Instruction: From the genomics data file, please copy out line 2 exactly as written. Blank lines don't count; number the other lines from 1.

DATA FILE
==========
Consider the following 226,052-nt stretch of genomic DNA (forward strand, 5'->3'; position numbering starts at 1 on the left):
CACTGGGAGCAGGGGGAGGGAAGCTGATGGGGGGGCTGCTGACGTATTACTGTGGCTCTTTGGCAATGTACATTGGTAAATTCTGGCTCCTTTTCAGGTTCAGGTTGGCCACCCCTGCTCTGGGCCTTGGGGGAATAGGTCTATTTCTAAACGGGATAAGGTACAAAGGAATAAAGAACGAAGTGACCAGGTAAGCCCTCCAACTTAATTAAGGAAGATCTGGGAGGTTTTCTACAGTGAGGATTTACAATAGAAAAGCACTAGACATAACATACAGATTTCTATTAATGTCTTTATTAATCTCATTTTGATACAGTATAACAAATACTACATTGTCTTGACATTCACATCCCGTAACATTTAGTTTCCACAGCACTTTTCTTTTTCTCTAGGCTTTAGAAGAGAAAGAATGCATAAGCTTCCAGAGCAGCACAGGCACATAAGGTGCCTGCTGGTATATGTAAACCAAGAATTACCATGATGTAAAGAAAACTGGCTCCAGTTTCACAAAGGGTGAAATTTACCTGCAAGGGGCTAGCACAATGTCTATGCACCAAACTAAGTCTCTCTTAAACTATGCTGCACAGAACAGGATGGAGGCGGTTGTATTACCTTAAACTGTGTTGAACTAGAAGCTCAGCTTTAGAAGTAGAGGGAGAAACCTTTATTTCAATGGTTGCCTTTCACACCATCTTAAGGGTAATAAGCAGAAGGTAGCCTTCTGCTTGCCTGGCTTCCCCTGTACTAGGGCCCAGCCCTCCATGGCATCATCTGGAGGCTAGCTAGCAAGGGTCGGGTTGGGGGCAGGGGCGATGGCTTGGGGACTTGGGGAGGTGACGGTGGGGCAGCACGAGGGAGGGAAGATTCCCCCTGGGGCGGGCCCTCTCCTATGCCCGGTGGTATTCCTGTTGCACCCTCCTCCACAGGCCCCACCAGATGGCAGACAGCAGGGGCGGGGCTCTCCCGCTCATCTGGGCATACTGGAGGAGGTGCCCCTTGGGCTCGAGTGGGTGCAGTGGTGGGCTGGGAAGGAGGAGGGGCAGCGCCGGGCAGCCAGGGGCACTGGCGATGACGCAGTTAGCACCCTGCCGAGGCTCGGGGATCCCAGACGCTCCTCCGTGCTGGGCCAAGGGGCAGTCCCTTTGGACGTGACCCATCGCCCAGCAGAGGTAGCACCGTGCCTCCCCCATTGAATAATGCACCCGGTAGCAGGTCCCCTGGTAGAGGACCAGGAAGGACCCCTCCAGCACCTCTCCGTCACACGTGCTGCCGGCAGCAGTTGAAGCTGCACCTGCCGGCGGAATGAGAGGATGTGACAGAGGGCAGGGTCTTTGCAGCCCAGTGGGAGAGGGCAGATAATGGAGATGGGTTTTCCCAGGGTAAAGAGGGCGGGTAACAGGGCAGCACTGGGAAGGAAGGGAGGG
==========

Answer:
CACTGGGAGCAGGGGGAGGGAAGCTGATGGGGGGGCTGCTGACGTATTACTGTGGCTCTTTGGCAATGTACATTGGTAAATTCTGGCTCCTTTTCAGGTTCAGGTTGGCCACCCCTGCTCTGGGCCTTGGGGGAATAGGTCTATTTCTAAACGGGATAAGGTACAAAGGAATAAAGAACGAAGTGACCAGGTAAGCCCTCCAACTTAATTAAGGAAGATCTGGGAGGTTTTCTACAGTGAGGATTTACAATAGAAAAGCACTAGACATAACATACAGATTTCTATTAATGTCTTTATTAATCTCATTTTGATACAGTATAACAAATACTACATTGTCTTGACATTCACATCCCGTAACATTTAGTTTCCACAGCACTTTTCTTTTTCTCTAGGCTTTAGAAGAGAAAGAATGCATAAGCTTCCAGAGCAGCACAGGCACATAAGGTGCCTGCTGGTATATGTAAACCAAGAATTACCATGATGTAAAGAAAACTGGCTCCAGTTTCACAAAGGGTGAAATTTACCTGCAAGGGGCTAGCACAATGTCTATGCACCAAACTAAGTCTCTCTTAAACTATGCTGCACAGAACAGGATGGAGGCGGTTGTATTACCTTAAACTGTGTTGAACTAGAAGCTCAGCTTTAGAAGTAGAGGGAGAAACCTTTATTTCAATGGTTGCCTTTCACACCATCTTAAGGGTAATAAGCAGAAGGTAGCCTTCTGCTTGCCTGGCTTCCCCTGTACTAGGGCCCAGCCCTCCATGGCATCATCTGGAGGCTAGCTAGCAAGGGTCGGGTTGGGGGCAGGGGCGATGGCTTGGGGACTTGGGGAGGTGACGGTGGGGCAGCACGAGGGAGGGAAGATTCCCCCTGGGGCGGGCCCTCTCCTATGCCCGGTGGTATTCCTGTTGCACCCTCCTCCACAGGCCCCACCAGATGGCAGACAGCAGGGGCGGGGCTCTCCCGCTCATCTGGGCATACTGGAGGAGGTGCCCCTTGGGCTCGAGTGGGTGCAGTGGTGGGCTGGGAAGGAGGAGGGGCAGCGCCGGGCAGCCAGGGGCACTGGCGATGACGCAGTTAGCACCCTGCCGAGGCTCGGGGATCCCAGACGCTCCTCCGTGCTGGGCCAAGGGGCAGTCCCTTTGGACGTGACCCATCGCCCAGCAGAGGTAGCACCGTGCCTCCCCCATTGAATAATGCACCCGGTAGCAGGTCCCCTGGTAGAGGACCAGGAAGGACCCCTCCAGCACCTCTCCGTCACACGTGCTGCCGGCAGCAGTTGAAGCTGCACCTGCCGGCGGAATGAGAGGATGTGACAGAGGGCAGGGTCTTTGCAGCCCAGTGGGAGAGGGCAGATAATGGAGATGGGTTTTCCCAGGGTAAAGAGGGCGGGTAACAGGGCAGCACTGGGAAGGAAGGGAGGG